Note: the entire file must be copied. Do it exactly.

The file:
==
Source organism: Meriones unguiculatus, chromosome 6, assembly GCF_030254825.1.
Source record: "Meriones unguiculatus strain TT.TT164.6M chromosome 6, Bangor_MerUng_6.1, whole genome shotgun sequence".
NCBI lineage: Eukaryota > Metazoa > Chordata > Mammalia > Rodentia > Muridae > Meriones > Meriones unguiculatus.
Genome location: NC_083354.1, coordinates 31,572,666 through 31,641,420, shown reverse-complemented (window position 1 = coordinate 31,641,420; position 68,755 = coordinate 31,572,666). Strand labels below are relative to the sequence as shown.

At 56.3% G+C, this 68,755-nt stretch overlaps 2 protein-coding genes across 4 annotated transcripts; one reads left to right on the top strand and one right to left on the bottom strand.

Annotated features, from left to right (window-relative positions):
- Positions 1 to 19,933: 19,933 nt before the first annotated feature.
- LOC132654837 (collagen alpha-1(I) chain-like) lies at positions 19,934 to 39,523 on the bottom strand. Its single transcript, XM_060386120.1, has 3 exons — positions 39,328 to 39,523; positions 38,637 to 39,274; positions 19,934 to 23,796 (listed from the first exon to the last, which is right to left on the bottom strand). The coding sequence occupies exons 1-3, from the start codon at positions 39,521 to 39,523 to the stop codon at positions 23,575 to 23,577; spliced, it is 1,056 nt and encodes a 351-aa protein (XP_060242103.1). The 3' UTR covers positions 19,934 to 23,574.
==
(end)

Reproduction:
Source organism: Meriones unguiculatus, chromosome 6, assembly GCF_030254825.1.
Source record: "Meriones unguiculatus strain TT.TT164.6M chromosome 6, Bangor_MerUng_6.1, whole genome shotgun sequence".
NCBI lineage: Eukaryota > Metazoa > Chordata > Mammalia > Rodentia > Muridae > Meriones > Meriones unguiculatus.
Genome location: NC_083354.1, coordinates 31,572,666 through 31,641,420, shown reverse-complemented (window position 1 = coordinate 31,641,420; position 68,755 = coordinate 31,572,666). Strand labels below are relative to the sequence as shown.

At 56.3% G+C, this 68,755-nt stretch overlaps 2 protein-coding genes across 4 annotated transcripts; one reads left to right on the top strand and one right to left on the bottom strand.

Annotated features, from left to right (window-relative positions):
- Positions 1 to 19,933: 19,933 nt before the first annotated feature.
- LOC132654837 (collagen alpha-1(I) chain-like) lies at positions 19,934 to 39,523 on the bottom strand. Its single transcript, XM_060386120.1, has 3 exons — positions 39,328 to 39,523; positions 38,637 to 39,274; positions 19,934 to 23,796 (listed from the first exon to the last, which is right to left on the bottom strand). The coding sequence occupies exons 1-3, from the start codon at positions 39,521 to 39,523 to the stop codon at positions 23,575 to 23,577; spliced, it is 1,056 nt and encodes a 351-aa protein (XP_060242103.1). The 3' UTR covers positions 19,934 to 23,574.